contain at least one `shiny gold`

bag?

The first step will be to parse the natural language input, which looks like this:

input <- readLines('input07.txt') head(input) [1] "mirrored silver bags contain 4 wavy gray bags." [2] "clear tan bags contain 5 bright purple bags, 1 pale black bag, 5 muted lime bags." [3] "dim crimson bags contain 5 vibrant salmon bags, 2 clear cyan bags, 2 striped lime bags, 5 vibrant violet bags." [4] "mirrored beige bags contain 4 pale gold bags, 1 pale aqua bag." [5] "pale maroon bags contain 2 dotted orange bags." [6] "dim tan bags contain no other bags."

For this first exercise, the numbers of bags within each one are irrelevant (but we will need them later for part 2). For now, we just want to reduce it to which colours can contain which others.

To start, I tidied up the data into a flat data frame. This isn’t strictly necessary—a named list would work too—but it’s easy to keep track of everything in a flat data structure.

library(tidyr) rules <- strsplit(input, ' contain ') %>% lapply(gsub, pattern = '\\.| bags?', replacement = '') %>% do.call(rbind, .) %>% as.data.frame %>% setNames(c('container', 'content')) %>% transform(content = strsplit(content, ', ')) %>% unnest_longer(content) %>% extract(content, c('number', 'content'), '(\\d+) (.+)') %>% transform(number = as.numeric(number)) %>% transform(number = replace(number, is.na(number), 0)) head(rules) container number content 1 mirrored silver 4 wavy gray 2 clear tan 5 bright purple 3 clear tan 1 pale black 4 clear tan 5 muted lime 5 dim crimson 5 vibrant salmon 6 dim crimson 2 clear cyan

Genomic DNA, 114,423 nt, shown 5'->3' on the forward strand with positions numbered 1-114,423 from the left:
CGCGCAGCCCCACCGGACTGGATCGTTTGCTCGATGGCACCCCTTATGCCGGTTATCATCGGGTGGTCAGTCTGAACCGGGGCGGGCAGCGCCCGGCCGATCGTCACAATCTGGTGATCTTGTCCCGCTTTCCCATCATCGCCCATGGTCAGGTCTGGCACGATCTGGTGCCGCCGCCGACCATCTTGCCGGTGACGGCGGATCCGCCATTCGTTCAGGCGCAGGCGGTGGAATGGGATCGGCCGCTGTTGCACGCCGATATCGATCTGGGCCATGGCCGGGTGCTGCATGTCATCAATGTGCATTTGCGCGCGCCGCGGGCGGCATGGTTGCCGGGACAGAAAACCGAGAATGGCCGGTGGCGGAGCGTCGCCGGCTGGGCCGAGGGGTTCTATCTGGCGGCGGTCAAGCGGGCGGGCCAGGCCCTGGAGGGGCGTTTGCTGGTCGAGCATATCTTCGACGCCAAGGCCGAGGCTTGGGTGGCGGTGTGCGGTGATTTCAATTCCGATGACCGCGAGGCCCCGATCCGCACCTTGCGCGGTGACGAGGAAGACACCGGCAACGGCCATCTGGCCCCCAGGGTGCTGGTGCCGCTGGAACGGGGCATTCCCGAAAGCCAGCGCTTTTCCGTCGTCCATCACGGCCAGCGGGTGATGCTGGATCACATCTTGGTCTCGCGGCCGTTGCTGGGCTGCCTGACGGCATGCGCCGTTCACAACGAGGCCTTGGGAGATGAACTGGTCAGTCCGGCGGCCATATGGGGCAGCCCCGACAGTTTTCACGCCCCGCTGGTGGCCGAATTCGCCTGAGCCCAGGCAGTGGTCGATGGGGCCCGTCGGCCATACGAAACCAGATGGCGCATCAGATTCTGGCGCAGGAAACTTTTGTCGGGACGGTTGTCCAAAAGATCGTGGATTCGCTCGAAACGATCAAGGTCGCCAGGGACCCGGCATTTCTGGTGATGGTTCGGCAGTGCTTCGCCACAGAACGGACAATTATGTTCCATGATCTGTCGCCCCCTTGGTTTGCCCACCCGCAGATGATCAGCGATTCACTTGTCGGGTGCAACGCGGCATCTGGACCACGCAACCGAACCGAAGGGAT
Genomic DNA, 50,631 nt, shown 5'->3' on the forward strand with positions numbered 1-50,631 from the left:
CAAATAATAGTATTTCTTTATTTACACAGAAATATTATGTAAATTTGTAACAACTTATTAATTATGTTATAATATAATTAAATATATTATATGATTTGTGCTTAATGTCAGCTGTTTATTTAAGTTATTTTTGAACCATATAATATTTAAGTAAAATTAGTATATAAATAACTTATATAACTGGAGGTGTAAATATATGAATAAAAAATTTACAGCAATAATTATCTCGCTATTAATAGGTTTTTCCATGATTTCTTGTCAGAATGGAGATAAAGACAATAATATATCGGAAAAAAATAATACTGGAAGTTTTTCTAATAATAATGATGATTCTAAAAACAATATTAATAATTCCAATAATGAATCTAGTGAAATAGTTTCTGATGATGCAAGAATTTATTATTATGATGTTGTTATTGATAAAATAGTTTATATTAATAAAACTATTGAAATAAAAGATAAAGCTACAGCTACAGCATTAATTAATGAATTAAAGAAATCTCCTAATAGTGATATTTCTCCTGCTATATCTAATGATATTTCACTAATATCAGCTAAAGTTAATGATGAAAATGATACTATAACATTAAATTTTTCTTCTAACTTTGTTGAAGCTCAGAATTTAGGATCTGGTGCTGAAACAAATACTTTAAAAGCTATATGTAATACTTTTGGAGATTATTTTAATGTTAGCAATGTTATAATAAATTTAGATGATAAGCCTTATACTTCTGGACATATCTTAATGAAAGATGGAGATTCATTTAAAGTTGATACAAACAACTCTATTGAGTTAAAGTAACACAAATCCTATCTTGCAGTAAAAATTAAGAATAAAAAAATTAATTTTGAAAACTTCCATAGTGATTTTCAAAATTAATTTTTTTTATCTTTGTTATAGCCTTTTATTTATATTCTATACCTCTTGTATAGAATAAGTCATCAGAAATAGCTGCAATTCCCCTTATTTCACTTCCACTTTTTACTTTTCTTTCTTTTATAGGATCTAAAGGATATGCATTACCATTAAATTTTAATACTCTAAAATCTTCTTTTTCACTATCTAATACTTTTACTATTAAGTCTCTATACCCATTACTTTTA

The algorithm is a queue, which works as follows.

- Look up which bags can directly contain
`shiny gold`

- Look up which bags can directly contain the results of 1.
- Repeat until no more bags can contain the result.

Here’s the loop:

bag <- 'shiny gold' containers <- NULL repeat { contained_in <- subset(rules, content %in% bag) if ( !nrow(contained_in) ) break bag <- setdiff(contained_in$container, containers) containers <- union(containers, bag) } length(containers) [1] 259

## Number of individual bags

We ignored the numbers of bags in part 1, but we need them, now. How
many individual bags fit inside a single `shiny gold`

bag?

To understand recursion, you must first understand recursion. My